Jung’s Analytical Psychology

Jung’s Analytical Psychology.

Carl Gustav Jung(1875-1961) was a Swiss psychiatrist and a close friend of Sigmund Freud. He emphasized the idea that we need to study different cultures as it will provide the essence of humanity. Jung’s personality theory is known as the analytic theory or analytical psychology (1933).

He proposed that everyone has a personal unconscious that is composed of one’s own experiences which have been repressed due to some reasons. He proposed that everyone has an ability to balance the conscious and unconscious forces.

  • The first point on which Jung came to disagree with Freud was the role of sexuality. Jung broadened Freud’s definition of libido in his analytical psychology. He redefined it as a more generalized psychic energy that includes sex but do not restrict it.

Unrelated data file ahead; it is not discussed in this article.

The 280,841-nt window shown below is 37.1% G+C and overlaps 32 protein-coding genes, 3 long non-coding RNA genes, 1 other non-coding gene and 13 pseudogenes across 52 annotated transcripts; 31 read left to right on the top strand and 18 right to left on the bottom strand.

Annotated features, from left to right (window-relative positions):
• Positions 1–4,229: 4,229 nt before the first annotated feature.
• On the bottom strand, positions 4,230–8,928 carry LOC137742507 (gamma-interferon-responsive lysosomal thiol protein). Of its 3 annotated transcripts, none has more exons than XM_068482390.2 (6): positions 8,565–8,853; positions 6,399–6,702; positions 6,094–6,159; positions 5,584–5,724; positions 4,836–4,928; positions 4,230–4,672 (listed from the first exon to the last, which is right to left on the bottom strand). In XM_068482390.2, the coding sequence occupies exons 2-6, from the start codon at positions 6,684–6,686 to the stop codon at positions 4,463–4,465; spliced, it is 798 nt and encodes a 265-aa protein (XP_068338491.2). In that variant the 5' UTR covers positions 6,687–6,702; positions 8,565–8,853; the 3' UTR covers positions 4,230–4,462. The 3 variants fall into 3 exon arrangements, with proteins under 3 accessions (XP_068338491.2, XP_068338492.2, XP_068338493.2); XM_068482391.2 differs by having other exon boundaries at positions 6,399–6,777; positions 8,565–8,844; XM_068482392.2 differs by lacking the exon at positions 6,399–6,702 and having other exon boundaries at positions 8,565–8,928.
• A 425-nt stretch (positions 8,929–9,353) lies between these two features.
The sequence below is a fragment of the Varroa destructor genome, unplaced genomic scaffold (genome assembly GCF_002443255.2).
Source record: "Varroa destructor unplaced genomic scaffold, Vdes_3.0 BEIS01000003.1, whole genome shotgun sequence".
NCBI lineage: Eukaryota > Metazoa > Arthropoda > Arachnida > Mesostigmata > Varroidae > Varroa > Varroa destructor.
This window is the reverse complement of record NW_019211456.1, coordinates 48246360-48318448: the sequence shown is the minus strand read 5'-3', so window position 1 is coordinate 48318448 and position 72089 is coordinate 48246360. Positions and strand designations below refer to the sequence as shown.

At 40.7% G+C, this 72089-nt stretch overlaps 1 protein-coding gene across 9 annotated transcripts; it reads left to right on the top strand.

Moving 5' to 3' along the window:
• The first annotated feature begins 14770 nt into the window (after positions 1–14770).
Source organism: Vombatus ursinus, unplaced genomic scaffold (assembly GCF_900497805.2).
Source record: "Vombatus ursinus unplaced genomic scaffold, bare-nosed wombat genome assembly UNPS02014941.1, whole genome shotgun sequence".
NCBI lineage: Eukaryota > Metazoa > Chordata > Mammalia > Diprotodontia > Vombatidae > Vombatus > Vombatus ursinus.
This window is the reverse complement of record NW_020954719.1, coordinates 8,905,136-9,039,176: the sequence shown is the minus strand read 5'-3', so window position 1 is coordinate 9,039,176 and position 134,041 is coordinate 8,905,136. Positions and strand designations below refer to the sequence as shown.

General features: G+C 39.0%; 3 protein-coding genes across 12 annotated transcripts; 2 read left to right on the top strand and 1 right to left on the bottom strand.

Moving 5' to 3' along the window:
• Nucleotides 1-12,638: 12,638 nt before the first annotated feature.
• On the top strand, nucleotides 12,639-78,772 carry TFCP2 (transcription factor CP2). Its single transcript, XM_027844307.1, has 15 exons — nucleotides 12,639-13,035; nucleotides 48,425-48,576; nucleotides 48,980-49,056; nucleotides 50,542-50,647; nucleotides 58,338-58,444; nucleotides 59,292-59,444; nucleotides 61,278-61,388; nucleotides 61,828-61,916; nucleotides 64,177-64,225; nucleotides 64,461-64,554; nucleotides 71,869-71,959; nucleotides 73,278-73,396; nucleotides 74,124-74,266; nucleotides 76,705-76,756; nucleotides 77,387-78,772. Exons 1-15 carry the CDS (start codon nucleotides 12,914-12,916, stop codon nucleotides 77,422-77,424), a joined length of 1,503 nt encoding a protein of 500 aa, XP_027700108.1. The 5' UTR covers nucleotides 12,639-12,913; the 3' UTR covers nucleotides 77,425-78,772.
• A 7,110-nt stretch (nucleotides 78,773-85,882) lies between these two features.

• The second major area of disagreement concerned the direction of the forces that influence personality. Whereas, Freud viewed human beings as prisoners or victim of past events. Jung argued that we are shaped by our future as well as our past. We are affected not only by what happened to us as children, but also by what we aspire to do in the future.
  • The third significant point of difference revolved around the unconscious. Rather than minimizing the role of the unconscious, as did the other neo-psychoanalytic dissenters. Jung probed more deeply into the unconscious and added a new dimension:

The inherited experiences of human and pre-human species. Although Freud had recognized this phylogenetic aspect of personality (the influence of inherited primal experiences). Jung made it the core of his system of personality. He combined ideas from history, mythology, anthropology, and religion to form his image of human nature.